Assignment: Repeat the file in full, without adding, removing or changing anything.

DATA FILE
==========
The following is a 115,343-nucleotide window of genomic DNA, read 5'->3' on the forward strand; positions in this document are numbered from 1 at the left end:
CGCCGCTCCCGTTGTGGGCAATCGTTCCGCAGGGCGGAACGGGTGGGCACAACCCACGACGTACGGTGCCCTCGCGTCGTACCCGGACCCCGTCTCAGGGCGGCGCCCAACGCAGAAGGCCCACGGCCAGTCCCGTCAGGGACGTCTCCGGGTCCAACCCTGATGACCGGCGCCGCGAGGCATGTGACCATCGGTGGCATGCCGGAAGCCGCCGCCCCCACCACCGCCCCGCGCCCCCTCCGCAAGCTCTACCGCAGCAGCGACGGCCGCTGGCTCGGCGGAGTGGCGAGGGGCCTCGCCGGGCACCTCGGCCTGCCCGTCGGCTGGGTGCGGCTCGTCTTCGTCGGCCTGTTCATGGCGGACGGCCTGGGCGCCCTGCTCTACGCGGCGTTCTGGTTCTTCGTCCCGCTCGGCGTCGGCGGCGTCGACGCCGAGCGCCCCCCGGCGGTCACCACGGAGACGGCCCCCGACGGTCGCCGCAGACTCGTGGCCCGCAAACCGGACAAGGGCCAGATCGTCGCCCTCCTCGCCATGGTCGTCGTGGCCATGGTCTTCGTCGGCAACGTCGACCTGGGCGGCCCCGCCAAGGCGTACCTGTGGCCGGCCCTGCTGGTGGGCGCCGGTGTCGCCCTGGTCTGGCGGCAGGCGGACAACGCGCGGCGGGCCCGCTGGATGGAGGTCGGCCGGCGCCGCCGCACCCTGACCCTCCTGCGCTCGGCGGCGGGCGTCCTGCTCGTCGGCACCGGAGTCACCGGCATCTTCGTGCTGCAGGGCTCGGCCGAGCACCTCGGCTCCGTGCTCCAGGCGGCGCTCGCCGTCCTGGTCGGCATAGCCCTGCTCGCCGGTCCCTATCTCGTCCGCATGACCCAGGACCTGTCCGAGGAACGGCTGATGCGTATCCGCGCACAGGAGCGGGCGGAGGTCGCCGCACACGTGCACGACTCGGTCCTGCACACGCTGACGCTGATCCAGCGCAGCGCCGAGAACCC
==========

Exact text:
The following is a 115,343-nucleotide window of genomic DNA, read 5'->3' on the forward strand; positions in this document are numbered from 1 at the left end:
CGCCGCTCCCGTTGTGGGCAATCGTTCCGCAGGGCGGAACGGGTGGGCACAACCCACGACGTACGGTGCCCTCGCGTCGTACCCGGACCCCGTCTCAGGGCGGCGCCCAACGCAGAAGGCCCACGGCCAGTCCCGTCAGGGACGTCTCCGGGTCCAACCCTGATGACCGGCGCCGCGAGGCATGTGACCATCGGTGGCATGCCGGAAGCCGCCGCCCCCACCACCGCCCCGCGCCCCCTCCGCAAGCTCTACCGCAGCAGCGACGGCCGCTGGCTCGGCGGAGTGGCGAGGGGCCTCGCCGGGCACCTCGGCCTGCCCGTCGGCTGGGTGCGGCTCGTCTTCGTCGGCCTGTTCATGGCGGACGGCCTGGGCGCCCTGCTCTACGCGGCGTTCTGGTTCTTCGTCCCGCTCGGCGTCGGCGGCGTCGACGCCGAGCGCCCCCCGGCGGTCACCACGGAGACGGCCCCCGACGGTCGCCGCAGACTCGTGGCCCGCAAACCGGACAAGGGCCAGATCGTCGCCCTCCTCGCCATGGTCGTCGTGGCCATGGTCTTCGTCGGCAACGTCGACCTGGGCGGCCCCGCCAAGGCGTACCTGTGGCCGGCCCTGCTGGTGGGCGCCGGTGTCGCCCTGGTCTGGCGGCAGGCGGACAACGCGCGGCGGGCCCGCTGGATGGAGGTCGGCCGGCGCCGCCGCACCCTGACCCTCCTGCGCTCGGCGGCGGGCGTCCTGCTCGTCGGCACCGGAGTCACCGGCATCTTCGTGCTGCAGGGCTCGGCCGAGCACCTCGGCTCCGTGCTCCAGGCGGCGCTCGCCGTCCTGGTCGGCATAGCCCTGCTCGCCGGTCCCTATCTCGTCCGCATGACCCAGGACCTGTCCGAGGAACGGCTGATGCGTATCCGCGCACAGGAGCGGGCGGAGGTCGCCGCACACGTGCACGACTCGGTCCTGCACACGCTGACGCTGATCCAGCGCAGCGCCGAGAACCC